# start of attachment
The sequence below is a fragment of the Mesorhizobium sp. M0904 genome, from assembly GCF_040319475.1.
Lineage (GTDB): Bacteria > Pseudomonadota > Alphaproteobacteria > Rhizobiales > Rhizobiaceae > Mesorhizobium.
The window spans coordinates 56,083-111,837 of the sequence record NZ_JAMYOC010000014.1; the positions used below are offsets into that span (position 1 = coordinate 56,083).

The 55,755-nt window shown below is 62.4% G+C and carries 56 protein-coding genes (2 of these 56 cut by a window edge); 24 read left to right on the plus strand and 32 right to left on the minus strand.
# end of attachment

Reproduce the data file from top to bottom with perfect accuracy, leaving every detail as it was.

The sequence below is a fragment of the Mesorhizobium sp. M0904 genome, from assembly GCF_040319475.1.
Lineage (GTDB): Bacteria > Pseudomonadota > Alphaproteobacteria > Rhizobiales > Rhizobiaceae > Mesorhizobium.
The window spans coordinates 56,083-111,837 of the sequence record NZ_JAMYOC010000014.1; the positions used below are offsets into that span (position 1 = coordinate 56,083).

The 55,755-nt window shown below is 62.4% G+C and carries 56 protein-coding genes (2 of these 56 cut by a window edge); 24 read left to right on the plus strand and 32 right to left on the minus strand.